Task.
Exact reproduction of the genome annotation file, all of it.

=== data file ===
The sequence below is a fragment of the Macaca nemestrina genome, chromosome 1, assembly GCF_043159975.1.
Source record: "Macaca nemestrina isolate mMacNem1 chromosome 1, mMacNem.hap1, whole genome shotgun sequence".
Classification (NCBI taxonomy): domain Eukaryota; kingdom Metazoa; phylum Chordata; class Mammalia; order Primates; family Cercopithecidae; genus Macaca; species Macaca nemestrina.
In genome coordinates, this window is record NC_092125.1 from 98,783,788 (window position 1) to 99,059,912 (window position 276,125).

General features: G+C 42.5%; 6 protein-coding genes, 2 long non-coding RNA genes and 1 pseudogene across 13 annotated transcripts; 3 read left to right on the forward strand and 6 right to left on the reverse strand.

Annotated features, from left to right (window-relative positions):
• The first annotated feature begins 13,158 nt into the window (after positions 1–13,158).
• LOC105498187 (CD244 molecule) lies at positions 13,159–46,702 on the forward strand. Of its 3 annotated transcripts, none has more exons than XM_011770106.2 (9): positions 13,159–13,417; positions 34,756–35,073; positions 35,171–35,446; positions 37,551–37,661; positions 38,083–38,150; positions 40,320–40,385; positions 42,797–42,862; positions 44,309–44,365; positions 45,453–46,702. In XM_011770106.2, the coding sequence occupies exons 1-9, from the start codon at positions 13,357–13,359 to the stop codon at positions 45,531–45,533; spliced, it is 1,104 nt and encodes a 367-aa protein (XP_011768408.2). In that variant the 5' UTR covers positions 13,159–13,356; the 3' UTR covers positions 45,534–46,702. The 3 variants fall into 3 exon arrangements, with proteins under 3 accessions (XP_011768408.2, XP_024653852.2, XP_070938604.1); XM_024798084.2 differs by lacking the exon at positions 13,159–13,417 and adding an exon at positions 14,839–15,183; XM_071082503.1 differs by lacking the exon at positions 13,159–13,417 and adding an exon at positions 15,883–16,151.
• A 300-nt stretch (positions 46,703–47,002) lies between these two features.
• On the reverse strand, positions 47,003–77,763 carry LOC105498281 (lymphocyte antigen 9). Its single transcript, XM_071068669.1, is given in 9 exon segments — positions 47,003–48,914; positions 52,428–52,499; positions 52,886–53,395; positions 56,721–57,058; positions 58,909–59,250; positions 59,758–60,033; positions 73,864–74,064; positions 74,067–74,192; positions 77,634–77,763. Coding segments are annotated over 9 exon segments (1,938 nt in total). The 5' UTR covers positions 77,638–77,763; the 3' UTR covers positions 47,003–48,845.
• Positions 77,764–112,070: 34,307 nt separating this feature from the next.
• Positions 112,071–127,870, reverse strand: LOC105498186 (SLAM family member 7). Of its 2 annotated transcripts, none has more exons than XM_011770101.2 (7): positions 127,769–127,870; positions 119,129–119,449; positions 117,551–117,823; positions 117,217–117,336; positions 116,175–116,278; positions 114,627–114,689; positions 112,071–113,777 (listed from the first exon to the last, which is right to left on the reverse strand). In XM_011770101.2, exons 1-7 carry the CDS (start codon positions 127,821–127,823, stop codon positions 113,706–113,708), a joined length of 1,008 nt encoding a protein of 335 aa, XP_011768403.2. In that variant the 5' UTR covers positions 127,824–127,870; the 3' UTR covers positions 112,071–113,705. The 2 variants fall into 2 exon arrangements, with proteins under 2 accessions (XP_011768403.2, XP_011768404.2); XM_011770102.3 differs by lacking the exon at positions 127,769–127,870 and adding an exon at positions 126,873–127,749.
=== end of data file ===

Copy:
The sequence below is a fragment of the Macaca nemestrina genome, chromosome 1, assembly GCF_043159975.1.
Source record: "Macaca nemestrina isolate mMacNem1 chromosome 1, mMacNem.hap1, whole genome shotgun sequence".
Classification (NCBI taxonomy): domain Eukaryota; kingdom Metazoa; phylum Chordata; class Mammalia; order Primates; family Cercopithecidae; genus Macaca; species Macaca nemestrina.
In genome coordinates, this window is record NC_092125.1 from 98,783,788 (window position 1) to 99,059,912 (window position 276,125).

General features: G+C 42.5%; 6 protein-coding genes, 2 long non-coding RNA genes and 1 pseudogene across 13 annotated transcripts; 3 read left to right on the forward strand and 6 right to left on the reverse strand.

Annotated features, from left to right (window-relative positions):
• The first annotated feature begins 13,158 nt into the window (after positions 1–13,158).
• LOC105498187 (CD244 molecule) lies at positions 13,159–46,702 on the forward strand. Of its 3 annotated transcripts, none has more exons than XM_011770106.2 (9): positions 13,159–13,417; positions 34,756–35,073; positions 35,171–35,446; positions 37,551–37,661; positions 38,083–38,150; positions 40,320–40,385; positions 42,797–42,862; positions 44,309–44,365; positions 45,453–46,702. In XM_011770106.2, the coding sequence occupies exons 1-9, from the start codon at positions 13,357–13,359 to the stop codon at positions 45,531–45,533; spliced, it is 1,104 nt and encodes a 367-aa protein (XP_011768408.2). In that variant the 5' UTR covers positions 13,159–13,356; the 3' UTR covers positions 45,534–46,702. The 3 variants fall into 3 exon arrangements, with proteins under 3 accessions (XP_011768408.2, XP_024653852.2, XP_070938604.1); XM_024798084.2 differs by lacking the exon at positions 13,159–13,417 and adding an exon at positions 14,839–15,183; XM_071082503.1 differs by lacking the exon at positions 13,159–13,417 and adding an exon at positions 15,883–16,151.
• A 300-nt stretch (positions 46,703–47,002) lies between these two features.
• On the reverse strand, positions 47,003–77,763 carry LOC105498281 (lymphocyte antigen 9). Its single transcript, XM_071068669.1, is given in 9 exon segments — positions 47,003–48,914; positions 52,428–52,499; positions 52,886–53,395; positions 56,721–57,058; positions 58,909–59,250; positions 59,758–60,033; positions 73,864–74,064; positions 74,067–74,192; positions 77,634–77,763. Coding segments are annotated over 9 exon segments (1,938 nt in total). The 5' UTR covers positions 77,638–77,763; the 3' UTR covers positions 47,003–48,845.
• Positions 77,764–112,070: 34,307 nt separating this feature from the next.
• Positions 112,071–127,870, reverse strand: LOC105498186 (SLAM family member 7). Of its 2 annotated transcripts, none has more exons than XM_011770101.2 (7): positions 127,769–127,870; positions 119,129–119,449; positions 117,551–117,823; positions 117,217–117,336; positions 116,175–116,278; positions 114,627–114,689; positions 112,071–113,777 (listed from the first exon to the last, which is right to left on the reverse strand). In XM_011770101.2, exons 1-7 carry the CDS (start codon positions 127,821–127,823, stop codon positions 113,706–113,708), a joined length of 1,008 nt encoding a protein of 335 aa, XP_011768403.2. In that variant the 5' UTR covers positions 127,824–127,870; the 3' UTR covers positions 112,071–113,705. The 2 variants fall into 2 exon arrangements, with proteins under 2 accessions (XP_011768403.2, XP_011768404.2); XM_011770102.3 differs by lacking the exon at positions 127,769–127,870 and adding an exon at positions 126,873–127,749.